|"How Alcoholics Anonymous Failed Me: |
My Personal Journey to Sobriety Through Self-Empowerment"
by Marianne W. Gilliam
Even after I had long-since discovered the lacking within
the program of AA, I still had all the requisite Catholic
school boy worries of speaking out against it. I also had
been so completely buffaloed by a few particular folks and
a then-believed need for companionship that I wasn't
even capable of articulating why I felt a lot of the discomfort
and anxiety with the group's practices.
When I found Marianne's book, it was when I was struggling
to decide what to do; I felt so alone and yet I was diametrically
opposed to AA's beliefs and practices. This book helped me
to better articulate the reasonable apprehensions regarding the
group, as well as make a decision for my own welfare.
Marianne's book is tremendous not only because she
expertly delineates why the organization's approach is flawed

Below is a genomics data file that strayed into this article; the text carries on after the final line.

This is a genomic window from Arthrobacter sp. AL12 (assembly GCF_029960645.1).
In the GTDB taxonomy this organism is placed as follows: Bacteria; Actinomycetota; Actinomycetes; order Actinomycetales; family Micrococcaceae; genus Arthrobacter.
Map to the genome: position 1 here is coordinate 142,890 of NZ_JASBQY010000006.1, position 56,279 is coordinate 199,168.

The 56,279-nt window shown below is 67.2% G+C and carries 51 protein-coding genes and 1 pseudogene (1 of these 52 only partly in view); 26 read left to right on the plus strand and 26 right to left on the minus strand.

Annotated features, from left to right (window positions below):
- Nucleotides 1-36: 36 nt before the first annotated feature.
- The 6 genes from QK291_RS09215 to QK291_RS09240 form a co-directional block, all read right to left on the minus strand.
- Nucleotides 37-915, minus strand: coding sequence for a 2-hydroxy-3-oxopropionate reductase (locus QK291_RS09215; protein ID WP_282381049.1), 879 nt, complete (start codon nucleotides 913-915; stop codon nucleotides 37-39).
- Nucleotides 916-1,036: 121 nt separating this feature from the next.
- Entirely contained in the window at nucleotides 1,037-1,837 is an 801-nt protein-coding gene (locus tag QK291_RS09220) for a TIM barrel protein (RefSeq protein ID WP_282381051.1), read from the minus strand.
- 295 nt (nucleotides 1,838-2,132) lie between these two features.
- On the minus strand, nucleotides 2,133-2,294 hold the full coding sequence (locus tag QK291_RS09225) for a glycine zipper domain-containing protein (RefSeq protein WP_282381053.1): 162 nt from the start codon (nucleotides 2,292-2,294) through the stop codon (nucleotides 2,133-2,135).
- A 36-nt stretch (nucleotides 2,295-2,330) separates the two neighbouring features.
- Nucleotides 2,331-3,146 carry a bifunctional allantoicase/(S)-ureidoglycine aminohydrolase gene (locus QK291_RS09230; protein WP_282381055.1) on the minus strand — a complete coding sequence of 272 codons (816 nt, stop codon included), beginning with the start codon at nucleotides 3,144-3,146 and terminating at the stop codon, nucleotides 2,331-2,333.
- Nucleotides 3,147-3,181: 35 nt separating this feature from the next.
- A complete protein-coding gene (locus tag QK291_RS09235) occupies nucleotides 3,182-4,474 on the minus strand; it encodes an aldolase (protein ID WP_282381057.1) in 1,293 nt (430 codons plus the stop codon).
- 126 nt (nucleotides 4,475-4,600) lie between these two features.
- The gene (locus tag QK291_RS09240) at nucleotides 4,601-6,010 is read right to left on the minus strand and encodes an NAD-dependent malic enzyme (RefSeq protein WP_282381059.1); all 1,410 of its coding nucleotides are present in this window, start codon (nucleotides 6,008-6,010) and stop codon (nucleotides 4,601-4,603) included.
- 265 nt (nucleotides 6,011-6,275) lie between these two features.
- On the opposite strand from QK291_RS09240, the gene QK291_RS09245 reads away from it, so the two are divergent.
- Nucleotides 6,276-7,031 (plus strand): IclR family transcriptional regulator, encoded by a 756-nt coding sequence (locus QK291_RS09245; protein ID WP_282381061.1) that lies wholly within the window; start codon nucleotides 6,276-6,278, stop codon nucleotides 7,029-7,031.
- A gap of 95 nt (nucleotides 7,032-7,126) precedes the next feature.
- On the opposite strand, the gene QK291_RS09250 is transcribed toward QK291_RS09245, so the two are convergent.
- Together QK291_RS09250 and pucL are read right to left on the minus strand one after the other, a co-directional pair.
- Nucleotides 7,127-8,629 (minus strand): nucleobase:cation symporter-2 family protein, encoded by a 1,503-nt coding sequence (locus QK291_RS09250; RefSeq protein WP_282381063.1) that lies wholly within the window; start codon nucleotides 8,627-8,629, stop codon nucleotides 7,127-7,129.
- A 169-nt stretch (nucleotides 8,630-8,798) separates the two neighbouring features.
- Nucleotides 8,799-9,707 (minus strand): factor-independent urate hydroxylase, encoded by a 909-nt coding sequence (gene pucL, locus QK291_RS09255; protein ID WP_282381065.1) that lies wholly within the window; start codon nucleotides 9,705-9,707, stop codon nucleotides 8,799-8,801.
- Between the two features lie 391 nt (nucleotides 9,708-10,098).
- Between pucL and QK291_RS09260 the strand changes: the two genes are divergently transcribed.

(and the negative impact it has,) but because she also does so
without a fiery, rhetorical splash that could be easily dismissed
as bitterness (even though the book's suggestive title deceptively
doesn't reflect that!) Of course, for AA apologists, anything that
doesn't sing the praises and promote the agenda is an 'evil lie.'
She's moderate and good natured and works out how her
journey took her elsewhere, and how her health, happiness,
spirituality, and sobriety did not need to be tied up in the 12 Step
model to be achieved or maintained.
Fascinating stuff, whether you are yourself in recovery, faced
addiction in the past, have a loved one suffering from it, or have
lost someone to the cult of AA. Or perhaps you have had
questions and concerns about the group simmering for some time,
afraid to voice them and view the dirt under the carpet.